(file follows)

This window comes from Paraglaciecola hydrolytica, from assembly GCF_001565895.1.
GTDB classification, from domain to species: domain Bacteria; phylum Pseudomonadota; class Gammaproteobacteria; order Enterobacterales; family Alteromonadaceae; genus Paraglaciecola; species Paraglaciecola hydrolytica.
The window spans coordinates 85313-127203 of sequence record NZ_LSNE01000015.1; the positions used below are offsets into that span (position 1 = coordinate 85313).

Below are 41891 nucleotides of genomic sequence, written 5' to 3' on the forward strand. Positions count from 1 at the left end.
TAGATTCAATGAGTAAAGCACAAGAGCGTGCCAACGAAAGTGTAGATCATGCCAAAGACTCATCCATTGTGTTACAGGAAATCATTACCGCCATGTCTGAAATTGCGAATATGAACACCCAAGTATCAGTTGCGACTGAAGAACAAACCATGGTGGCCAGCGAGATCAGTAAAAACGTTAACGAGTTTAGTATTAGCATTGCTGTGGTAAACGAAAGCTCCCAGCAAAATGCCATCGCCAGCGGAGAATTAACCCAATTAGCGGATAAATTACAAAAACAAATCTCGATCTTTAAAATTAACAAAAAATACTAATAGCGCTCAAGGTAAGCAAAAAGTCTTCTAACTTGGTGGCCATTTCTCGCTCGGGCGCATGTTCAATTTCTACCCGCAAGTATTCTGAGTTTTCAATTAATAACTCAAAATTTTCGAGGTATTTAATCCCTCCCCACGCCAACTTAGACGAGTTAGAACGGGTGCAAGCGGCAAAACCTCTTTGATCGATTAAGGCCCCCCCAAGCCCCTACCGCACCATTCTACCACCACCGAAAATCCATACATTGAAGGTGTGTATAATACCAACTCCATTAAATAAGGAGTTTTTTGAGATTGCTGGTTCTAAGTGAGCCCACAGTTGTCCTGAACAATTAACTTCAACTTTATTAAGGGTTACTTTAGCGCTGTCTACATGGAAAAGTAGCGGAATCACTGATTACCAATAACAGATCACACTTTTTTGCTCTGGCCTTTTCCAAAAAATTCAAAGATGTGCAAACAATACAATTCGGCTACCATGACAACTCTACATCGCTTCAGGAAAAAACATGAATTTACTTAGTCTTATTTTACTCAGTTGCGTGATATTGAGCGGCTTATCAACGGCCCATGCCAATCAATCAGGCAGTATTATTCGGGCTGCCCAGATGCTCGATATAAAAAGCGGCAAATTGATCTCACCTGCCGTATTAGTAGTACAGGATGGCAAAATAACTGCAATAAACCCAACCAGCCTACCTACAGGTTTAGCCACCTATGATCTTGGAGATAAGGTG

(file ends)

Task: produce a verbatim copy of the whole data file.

This window comes from Paraglaciecola hydrolytica, from assembly GCF_001565895.1.
GTDB classification, from domain to species: domain Bacteria; phylum Pseudomonadota; class Gammaproteobacteria; order Enterobacterales; family Alteromonadaceae; genus Paraglaciecola; species Paraglaciecola hydrolytica.
The window spans coordinates 85313-127203 of sequence record NZ_LSNE01000015.1; the positions used below are offsets into that span (position 1 = coordinate 85313).

Below are 41891 nucleotides of genomic sequence, written 5' to 3' on the forward strand. Positions count from 1 at the left end.
TAGATTCAATGAGTAAAGCACAAGAGCGTGCCAACGAAAGTGTAGATCATGCCAAAGACTCATCCATTGTGTTACAGGAAATCATTACCGCCATGTCTGAAATTGCGAATATGAACACCCAAGTATCAGTTGCGACTGAAGAACAAACCATGGTGGCCAGCGAGATCAGTAAAAACGTTAACGAGTTTAGTATTAGCATTGCTGTGGTAAACGAAAGCTCCCAGCAAAATGCCATCGCCAGCGGAGAATTAACCCAATTAGCGGATAAATTACAAAAACAAATCTCGATCTTTAAAATTAACAAAAAATACTAATAGCGCTCAAGGTAAGCAAAAAGTCTTCTAACTTGGTGGCCATTTCTCGCTCGGGCGCATGTTCAATTTCTACCCGCAAGTATTCTGAGTTTTCAATTAATAACTCAAAATTTTCGAGGTATTTAATCCCTCCCCACGCCAACTTAGACGAGTTAGAACGGGTGCAAGCGGCAAAACCTCTTTGATCGATTAAGGCCCCCCCAAGCCCCTACCGCACCATTCTACCACCACCGAAAATCCATACATTGAAGGTGTGTATAATACCAACTCCATTAAATAAGGAGTTTTTTGAGATTGCTGGTTCTAAGTGAGCCCACAGTTGTCCTGAACAATTAACTTCAACTTTATTAAGGGTTACTTTAGCGCTGTCTACATGGAAAAGTAGCGGAATCACTGATTACCAATAACAGATCACACTTTTTTGCTCTGGCCTTTTCCAAAAAATTCAAAGATGTGCAAACAATACAATTCGGCTACCATGACAACTCTACATCGCTTCAGGAAAAAACATGAATTTACTTAGTCTTATTTTACTCAGTTGCGTGATATTGAGCGGCTTATCAACGGCCCATGCCAATCAATCAGGCAGTATTATTCGGGCTGCCCAGATGCTCGATATAAAAAGCGGCAAATTGATCTCACCTGCCGTATTAGTAGTACAGGATGGCAAAATAACTGCAATAAACCCAACCAGCCTACCTACAGGTTTAGCCACCTATGATCTTGGAGATAAGGTG